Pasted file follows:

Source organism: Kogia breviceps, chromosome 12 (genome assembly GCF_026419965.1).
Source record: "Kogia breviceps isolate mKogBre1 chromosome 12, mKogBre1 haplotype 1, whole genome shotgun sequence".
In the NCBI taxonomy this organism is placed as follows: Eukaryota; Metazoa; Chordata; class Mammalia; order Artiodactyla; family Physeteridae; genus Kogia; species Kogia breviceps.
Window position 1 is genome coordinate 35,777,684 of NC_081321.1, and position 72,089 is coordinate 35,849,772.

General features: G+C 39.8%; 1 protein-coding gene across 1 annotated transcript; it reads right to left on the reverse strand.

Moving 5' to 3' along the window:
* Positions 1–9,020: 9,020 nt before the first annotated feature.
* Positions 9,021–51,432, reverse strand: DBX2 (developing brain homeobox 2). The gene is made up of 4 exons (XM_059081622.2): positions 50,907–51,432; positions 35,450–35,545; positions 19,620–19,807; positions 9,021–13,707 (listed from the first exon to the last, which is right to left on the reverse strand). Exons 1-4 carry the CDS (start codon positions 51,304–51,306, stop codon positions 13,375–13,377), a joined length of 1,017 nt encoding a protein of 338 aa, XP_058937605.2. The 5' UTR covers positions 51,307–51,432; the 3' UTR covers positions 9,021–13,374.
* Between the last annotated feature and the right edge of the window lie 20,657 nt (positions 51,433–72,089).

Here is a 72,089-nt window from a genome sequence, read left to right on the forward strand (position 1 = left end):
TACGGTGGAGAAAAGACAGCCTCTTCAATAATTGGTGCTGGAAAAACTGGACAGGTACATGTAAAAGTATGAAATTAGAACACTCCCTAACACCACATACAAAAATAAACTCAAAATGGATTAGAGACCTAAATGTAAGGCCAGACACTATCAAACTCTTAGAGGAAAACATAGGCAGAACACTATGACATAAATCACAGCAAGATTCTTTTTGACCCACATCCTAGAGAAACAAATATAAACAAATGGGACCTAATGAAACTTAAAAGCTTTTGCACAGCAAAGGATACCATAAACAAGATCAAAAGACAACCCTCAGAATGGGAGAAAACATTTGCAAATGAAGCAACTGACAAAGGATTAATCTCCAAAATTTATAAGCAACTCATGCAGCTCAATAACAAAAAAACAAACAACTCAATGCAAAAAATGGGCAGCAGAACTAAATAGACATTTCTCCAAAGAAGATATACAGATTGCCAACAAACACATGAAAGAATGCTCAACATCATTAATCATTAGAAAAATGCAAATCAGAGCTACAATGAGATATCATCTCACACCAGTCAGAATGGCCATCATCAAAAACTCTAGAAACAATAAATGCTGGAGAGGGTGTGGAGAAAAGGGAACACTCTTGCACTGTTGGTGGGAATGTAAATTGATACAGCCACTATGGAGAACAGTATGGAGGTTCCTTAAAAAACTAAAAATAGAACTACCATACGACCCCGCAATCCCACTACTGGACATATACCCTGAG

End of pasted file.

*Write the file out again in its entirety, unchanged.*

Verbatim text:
Source organism: Kogia breviceps, chromosome 12 (genome assembly GCF_026419965.1).
Source record: "Kogia breviceps isolate mKogBre1 chromosome 12, mKogBre1 haplotype 1, whole genome shotgun sequence".
In the NCBI taxonomy this organism is placed as follows: Eukaryota; Metazoa; Chordata; class Mammalia; order Artiodactyla; family Physeteridae; genus Kogia; species Kogia breviceps.
Window position 1 is genome coordinate 35,777,684 of NC_081321.1, and position 72,089 is coordinate 35,849,772.

General features: G+C 39.8%; 1 protein-coding gene across 1 annotated transcript; it reads right to left on the reverse strand.

Moving 5' to 3' along the window:
* Positions 1–9,020: 9,020 nt before the first annotated feature.
* Positions 9,021–51,432, reverse strand: DBX2 (developing brain homeobox 2). The gene is made up of 4 exons (XM_059081622.2): positions 50,907–51,432; positions 35,450–35,545; positions 19,620–19,807; positions 9,021–13,707 (listed from the first exon to the last, which is right to left on the reverse strand). Exons 1-4 carry the CDS (start codon positions 51,304–51,306, stop codon positions 13,375–13,377), a joined length of 1,017 nt encoding a protein of 338 aa, XP_058937605.2. The 5' UTR covers positions 51,307–51,432; the 3' UTR covers positions 9,021–13,374.
* Between the last annotated feature and the right edge of the window lie 20,657 nt (positions 51,433–72,089).

Here is a 72,089-nt window from a genome sequence, read left to right on the forward strand (position 1 = left end):
TACGGTGGAGAAAAGACAGCCTCTTCAATAATTGGTGCTGGAAAAACTGGACAGGTACATGTAAAAGTATGAAATTAGAACACTCCCTAACACCACATACAAAAATAAACTCAAAATGGATTAGAGACCTAAATGTAAGGCCAGACACTATCAAACTCTTAGAGGAAAACATAGGCAGAACACTATGACATAAATCACAGCAAGATTCTTTTTGACCCACATCCTAGAGAAACAAATATAAACAAATGGGACCTAATGAAACTTAAAAGCTTTTGCACAGCAAAGGATACCATAAACAAGATCAAAAGACAACCCTCAGAATGGGAGAAAACATTTGCAAATGAAGCAACTGACAAAGGATTAATCTCCAAAATTTATAAGCAACTCATGCAGCTCAATAACAAAAAAACAAACAACTCAATGCAAAAAATGGGCAGCAGAACTAAATAGACATTTCTCCAAAGAAGATATACAGATTGCCAACAAACACATGAAAGAATGCTCAACATCATTAATCATTAGAAAAATGCAAATCAGAGCTACAATGAGATATCATCTCACACCAGTCAGAATGGCCATCATCAAAAACTCTAGAAACAATAAATGCTGGAGAGGGTGTGGAGAAAAGGGAACACTCTTGCACTGTTGGTGGGAATGTAAATTGATACAGCCACTATGGAGAACAGTATGGAGGTTCCTTAAAAAACTAAAAATAGAACTACCATACGACCCCGCAATCCCACTACTGGACATATACCCTGAG